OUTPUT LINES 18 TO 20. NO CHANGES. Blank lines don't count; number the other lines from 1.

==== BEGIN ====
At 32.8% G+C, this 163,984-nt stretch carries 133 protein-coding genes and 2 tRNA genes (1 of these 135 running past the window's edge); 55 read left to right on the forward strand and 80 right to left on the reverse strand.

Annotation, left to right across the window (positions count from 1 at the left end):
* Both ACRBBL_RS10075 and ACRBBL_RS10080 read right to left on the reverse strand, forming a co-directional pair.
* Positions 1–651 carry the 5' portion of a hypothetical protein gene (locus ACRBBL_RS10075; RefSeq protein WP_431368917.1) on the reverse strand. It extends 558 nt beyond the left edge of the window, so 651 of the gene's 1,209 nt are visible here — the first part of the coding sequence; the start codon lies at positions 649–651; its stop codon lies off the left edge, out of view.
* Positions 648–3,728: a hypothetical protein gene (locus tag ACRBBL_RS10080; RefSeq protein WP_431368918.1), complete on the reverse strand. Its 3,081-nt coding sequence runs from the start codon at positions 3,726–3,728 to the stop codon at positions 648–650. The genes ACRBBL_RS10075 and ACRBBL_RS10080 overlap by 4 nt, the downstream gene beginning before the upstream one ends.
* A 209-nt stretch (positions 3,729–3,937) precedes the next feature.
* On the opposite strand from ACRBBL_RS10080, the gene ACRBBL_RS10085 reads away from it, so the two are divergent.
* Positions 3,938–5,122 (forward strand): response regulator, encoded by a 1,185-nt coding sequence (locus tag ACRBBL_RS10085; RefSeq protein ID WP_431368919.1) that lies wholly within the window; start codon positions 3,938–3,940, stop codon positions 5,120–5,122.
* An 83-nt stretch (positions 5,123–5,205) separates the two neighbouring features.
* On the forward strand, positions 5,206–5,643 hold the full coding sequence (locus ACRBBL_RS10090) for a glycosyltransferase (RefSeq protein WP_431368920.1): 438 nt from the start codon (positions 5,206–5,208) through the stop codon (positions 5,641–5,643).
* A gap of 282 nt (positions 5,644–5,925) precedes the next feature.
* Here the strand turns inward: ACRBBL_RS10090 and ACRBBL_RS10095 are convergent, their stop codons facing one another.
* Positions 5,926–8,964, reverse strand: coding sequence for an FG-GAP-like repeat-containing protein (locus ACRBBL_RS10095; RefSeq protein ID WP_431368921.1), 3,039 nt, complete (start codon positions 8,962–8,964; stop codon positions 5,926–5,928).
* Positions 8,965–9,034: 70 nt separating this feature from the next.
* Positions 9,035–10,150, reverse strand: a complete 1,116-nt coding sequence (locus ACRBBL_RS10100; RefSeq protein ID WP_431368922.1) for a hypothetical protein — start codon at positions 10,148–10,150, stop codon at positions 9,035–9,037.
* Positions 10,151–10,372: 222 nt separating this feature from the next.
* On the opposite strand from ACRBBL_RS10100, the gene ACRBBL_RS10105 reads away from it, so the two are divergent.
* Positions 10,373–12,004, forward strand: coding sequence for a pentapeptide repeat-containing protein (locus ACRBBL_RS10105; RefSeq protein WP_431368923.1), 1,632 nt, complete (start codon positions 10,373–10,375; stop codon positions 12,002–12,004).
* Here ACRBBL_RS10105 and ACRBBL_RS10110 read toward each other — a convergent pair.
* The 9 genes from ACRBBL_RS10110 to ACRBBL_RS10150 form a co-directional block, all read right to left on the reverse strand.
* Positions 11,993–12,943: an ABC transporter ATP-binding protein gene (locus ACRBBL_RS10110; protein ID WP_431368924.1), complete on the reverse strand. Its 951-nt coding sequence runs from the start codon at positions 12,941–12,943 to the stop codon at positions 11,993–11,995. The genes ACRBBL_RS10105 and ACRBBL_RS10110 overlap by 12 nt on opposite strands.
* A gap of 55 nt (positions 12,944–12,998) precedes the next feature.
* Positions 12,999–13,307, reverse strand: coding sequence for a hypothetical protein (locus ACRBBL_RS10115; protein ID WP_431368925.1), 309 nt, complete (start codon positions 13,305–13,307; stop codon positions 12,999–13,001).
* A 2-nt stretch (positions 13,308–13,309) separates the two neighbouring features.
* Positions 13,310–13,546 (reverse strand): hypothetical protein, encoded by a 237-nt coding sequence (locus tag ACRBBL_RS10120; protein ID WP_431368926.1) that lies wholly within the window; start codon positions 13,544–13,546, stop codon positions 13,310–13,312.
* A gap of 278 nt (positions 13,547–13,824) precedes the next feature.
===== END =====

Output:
* Positions 10,373–12,004, forward strand: coding sequence for a pentapeptide repeat-containing protein (locus ACRBBL_RS10105; RefSeq protein WP_431368923.1), 1,632 nt, complete (start codon positions 10,373–10,375; stop codon positions 12,002–12,004).
* Here ACRBBL_RS10105 and ACRBBL_RS10110 read toward each other — a convergent pair.
* The 9 genes from ACRBBL_RS10110 to ACRBBL_RS10150 form a co-directional block, all read right to left on the reverse strand.